Buddha sets do-it-now slogan
Land gives way to labour
Atal stands up to reform attack
Monkey-man turns Delhi into lynch mob
Sign of farewell to sanctions
Calcutta Weather

Calcutta, May 18: 
With a bouquet of red roses to Jyoti Basu, Buddhadeb Bhattacharjee turned his back on the past and opened a new chapter in the Left Front�s rule under his leadership with the slogan: �Do it now�.

Two minutes past 11 am, the chief minister climbed the steps to the platform built on the Raj Bhavan lawns for the swearing-in, having collected Basu�s silent blessings � communists don�t believe in such things � first.

Throughout the day the past kept butting in; it was clear that the Basu years hadn�t ended last November when he stood down, and that the curtains were dropping now, despite Bhattacharjee�s six-month probation.

Bhattacharjee might flinch at the comparison � as he was shrinking in modesty at the continuous references to Basu today � but his slogan for his government, �Do it now�, has a Nikesque, and not Neruda-like, element to it.

Which slogan will be heard more often � and given more importance � this, or the coordination committee of government employees�, for whom it is meant, �what can be done tomorrow, can be done day after�?

The answer to this question could determine the success of Bhattacharjee�s five-year reign.

Immediately after the swearing-in, Bhattacharjee spoke of his �hopes� at a reception organised by the coordination committee in front of Writers� Buildings. Government employees did a splendid job during the polls, he said, but �hoped� they would be more responsible in the next five years than in the past when it came to working for the people. �Government employees are responsible to the people just like ministers.�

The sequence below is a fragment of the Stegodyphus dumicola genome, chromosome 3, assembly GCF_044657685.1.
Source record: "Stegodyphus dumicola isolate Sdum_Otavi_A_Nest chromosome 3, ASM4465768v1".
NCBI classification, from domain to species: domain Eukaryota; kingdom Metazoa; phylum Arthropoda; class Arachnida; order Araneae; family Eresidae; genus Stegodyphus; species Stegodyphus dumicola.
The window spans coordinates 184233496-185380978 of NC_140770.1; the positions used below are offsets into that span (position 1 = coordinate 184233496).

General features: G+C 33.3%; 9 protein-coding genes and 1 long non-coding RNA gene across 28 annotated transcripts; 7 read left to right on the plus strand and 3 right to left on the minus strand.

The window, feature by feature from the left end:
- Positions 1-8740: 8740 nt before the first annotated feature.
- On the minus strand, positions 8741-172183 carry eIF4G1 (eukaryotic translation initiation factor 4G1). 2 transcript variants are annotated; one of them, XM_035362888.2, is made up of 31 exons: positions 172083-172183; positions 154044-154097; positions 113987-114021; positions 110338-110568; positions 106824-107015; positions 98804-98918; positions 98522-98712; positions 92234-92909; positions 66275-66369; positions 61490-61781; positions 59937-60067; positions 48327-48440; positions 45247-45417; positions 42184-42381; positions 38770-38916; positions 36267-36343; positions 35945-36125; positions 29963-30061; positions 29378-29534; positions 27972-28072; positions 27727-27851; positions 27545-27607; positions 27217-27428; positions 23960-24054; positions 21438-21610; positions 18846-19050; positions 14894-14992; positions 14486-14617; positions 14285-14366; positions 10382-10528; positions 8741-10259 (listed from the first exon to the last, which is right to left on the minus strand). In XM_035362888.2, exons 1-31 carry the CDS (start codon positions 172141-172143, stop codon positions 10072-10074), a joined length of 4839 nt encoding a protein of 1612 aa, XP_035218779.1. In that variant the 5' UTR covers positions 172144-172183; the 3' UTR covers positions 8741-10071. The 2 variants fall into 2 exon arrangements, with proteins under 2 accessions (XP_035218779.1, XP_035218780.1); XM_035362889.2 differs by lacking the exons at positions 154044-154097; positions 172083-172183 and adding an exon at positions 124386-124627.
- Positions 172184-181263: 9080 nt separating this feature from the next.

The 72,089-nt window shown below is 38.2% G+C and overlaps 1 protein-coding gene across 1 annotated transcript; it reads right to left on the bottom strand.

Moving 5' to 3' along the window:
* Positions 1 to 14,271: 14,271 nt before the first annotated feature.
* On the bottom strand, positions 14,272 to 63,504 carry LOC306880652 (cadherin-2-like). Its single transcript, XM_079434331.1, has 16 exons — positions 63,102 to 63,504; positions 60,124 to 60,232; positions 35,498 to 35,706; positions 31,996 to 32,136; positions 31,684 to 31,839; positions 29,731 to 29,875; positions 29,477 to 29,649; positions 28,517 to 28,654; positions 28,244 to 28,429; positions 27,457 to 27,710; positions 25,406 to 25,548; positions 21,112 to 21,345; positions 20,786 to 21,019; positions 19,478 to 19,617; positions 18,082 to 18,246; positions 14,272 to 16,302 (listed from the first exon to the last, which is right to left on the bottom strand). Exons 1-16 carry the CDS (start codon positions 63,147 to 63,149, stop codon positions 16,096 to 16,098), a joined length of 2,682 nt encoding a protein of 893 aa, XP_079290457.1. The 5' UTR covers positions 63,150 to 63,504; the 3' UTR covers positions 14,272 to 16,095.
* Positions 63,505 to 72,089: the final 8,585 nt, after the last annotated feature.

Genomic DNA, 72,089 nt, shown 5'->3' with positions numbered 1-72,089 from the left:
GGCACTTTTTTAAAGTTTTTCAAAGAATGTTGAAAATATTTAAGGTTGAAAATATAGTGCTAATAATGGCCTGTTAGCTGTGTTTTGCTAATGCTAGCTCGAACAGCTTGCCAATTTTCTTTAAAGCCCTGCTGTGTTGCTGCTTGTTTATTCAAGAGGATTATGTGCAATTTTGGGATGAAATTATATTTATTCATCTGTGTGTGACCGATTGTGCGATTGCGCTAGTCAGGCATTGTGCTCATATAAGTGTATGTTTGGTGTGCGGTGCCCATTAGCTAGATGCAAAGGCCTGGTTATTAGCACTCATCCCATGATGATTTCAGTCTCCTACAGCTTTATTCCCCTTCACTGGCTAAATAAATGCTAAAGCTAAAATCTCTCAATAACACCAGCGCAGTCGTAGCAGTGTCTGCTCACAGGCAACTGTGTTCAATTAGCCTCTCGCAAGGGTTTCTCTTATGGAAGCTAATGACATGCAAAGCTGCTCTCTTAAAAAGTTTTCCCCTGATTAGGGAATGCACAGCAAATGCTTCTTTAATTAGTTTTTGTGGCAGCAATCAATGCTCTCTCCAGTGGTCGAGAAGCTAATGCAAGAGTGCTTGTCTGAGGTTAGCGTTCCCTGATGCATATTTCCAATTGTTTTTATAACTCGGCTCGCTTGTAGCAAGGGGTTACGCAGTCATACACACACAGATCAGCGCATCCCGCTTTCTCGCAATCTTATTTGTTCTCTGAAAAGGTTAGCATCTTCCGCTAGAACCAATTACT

The man whose organisation hosted the reception, however, had a different set of hopes. After assuring Bhattacharjee that the coordination committee�s cordial relations with the government would continue, its general secretary, Smarajit Raychaudhuri, �hoped� the government, too, would understand that a trade union movement had its own rights and sense of prestige. He reminded the guest of honour that he and other ministers were responsible to the people who elected them and the Left Front; and, lest they forgot, the coordination committee was a part of that front.

Later, his organisation celebrated the �new� chief minister�s entry into office with slogans that were quite unlike the �new� government�s new mantra; they were yet to hear of it, they explained.

Sandwiched between these two vastly different sets of hopes and slogans was another set of hopes of another set of people. According to industrialist Sanjiv Goenka, industry �had faith in Jyoti Basu but has its hopes pinned on Buddhababu�.

Bhattacharjee, however, would have none of the comparisons. Basu had made history, he told the media, and he had just embarked on his journey.

But he did not shy away from admitting to past failures and to wanting change. �Changes in education, health, administration, infrastructure and industry and commerce.�

Is it possible to change things with the same, jaded team which, according to him, had failed in major areas?

Yes. �If there�s that basic political will, it�s possible.�

So was the political will absent for 24 years?

For the second time, Bhattacharjee didn�t mince words: �There might not have been a political will in the truest sense.� But he didn�t forget to take some of the blame on himself: �I must share the collective responsibility.�

�Ours isn�t a person-centric party,� Bhattacharjee said, hoping the comparisons � and the controversies � would die a quick death. But try as he might to ward off person-centric politics, Bhattacharjee was understandably the cynosure of all eyes today. So was his family, particularly his daughter in the now-famous red Che Guevera T-shirt, which did its best to strike a consensus between protecting privacy and not appearing unduly impolite.